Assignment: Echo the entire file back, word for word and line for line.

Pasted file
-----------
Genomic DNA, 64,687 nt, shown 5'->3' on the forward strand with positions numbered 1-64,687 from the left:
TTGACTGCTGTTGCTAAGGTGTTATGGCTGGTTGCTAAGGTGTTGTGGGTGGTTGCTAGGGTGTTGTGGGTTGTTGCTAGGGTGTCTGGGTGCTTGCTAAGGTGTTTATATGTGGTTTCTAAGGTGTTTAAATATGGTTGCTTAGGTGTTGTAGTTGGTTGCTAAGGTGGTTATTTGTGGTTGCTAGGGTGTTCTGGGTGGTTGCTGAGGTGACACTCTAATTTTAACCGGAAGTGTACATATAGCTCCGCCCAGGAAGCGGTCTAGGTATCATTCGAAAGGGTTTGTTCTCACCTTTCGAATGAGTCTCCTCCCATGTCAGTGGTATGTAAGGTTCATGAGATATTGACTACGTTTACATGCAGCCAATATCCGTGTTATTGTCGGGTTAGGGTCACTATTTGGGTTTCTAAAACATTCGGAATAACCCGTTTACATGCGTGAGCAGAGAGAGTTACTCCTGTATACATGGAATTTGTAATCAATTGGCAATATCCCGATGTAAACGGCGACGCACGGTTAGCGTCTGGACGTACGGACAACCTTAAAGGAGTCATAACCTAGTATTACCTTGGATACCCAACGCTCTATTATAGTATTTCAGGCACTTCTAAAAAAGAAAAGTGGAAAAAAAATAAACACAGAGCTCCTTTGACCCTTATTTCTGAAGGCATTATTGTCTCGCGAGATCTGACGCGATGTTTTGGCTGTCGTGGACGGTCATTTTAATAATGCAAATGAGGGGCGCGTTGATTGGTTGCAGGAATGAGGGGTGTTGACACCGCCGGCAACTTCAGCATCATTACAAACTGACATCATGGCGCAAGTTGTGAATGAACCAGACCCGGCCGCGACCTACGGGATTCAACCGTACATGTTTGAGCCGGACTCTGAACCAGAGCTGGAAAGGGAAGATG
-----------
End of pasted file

Genomic DNA, 64,687 nt, shown 5'->3' on the forward strand with positions numbered 1-64,687 from the left:
TTGACTGCTGTTGCTAAGGTGTTATGGCTGGTTGCTAAGGTGTTGTGGGTGGTTGCTAGGGTGTTGTGGGTTGTTGCTAGGGTGTCTGGGTGCTTGCTAAGGTGTTTATATGTGGTTTCTAAGGTGTTTAAATATGGTTGCTTAGGTGTTGTAGTTGGTTGCTAAGGTGGTTATTTGTGGTTGCTAGGGTGTTCTGGGTGGTTGCTGAGGTGACACTCTAATTTTAACCGGAAGTGTACATATAGCTCCGCCCAGGAAGCGGTCTAGGTATCATTCGAAAGGGTTTGTTCTCACCTTTCGAATGAGTCTCCTCCCATGTCAGTGGTATGTAAGGTTCATGAGATATTGACTACGTTTACATGCAGCCAATATCCGTGTTATTGTCGGGTTAGGGTCACTATTTGGGTTTCTAAAACATTCGGAATAACCCGTTTACATGCGTGAGCAGAGAGAGTTACTCCTGTATACATGGAATTTGTAATCAATTGGCAATATCCCGATGTAAACGGCGACGCACGGTTAGCGTCTGGACGTACGGACAACCTTAAAGGAGTCATAACCTAGTATTACCTTGGATACCCAACGCTCTATTATAGTATTTCAGGCACTTCTAAAAAAGAAAAGTGGAAAAAAAATAAACACAGAGCTCCTTTGACCCTTATTTCTGAAGGCATTATTGTCTCGCGAGATCTGACGCGATGTTTTGGCTGTCGTGGACGGTCATTTTAATAATGCAAATGAGGGGCGCGTTGATTGGTTGCAGGAATGAGGGGTGTTGACACCGCCGGCAACTTCAGCATCATTACAAACTGACATCATGGCGCAAGTTGTGAATGAACCAGACCCGGCCGCGACCTACGGGATTCAACCGTACATGTTTGAGCCGGACTCTGAACCAGAGCTGGAAAGGGAAGATG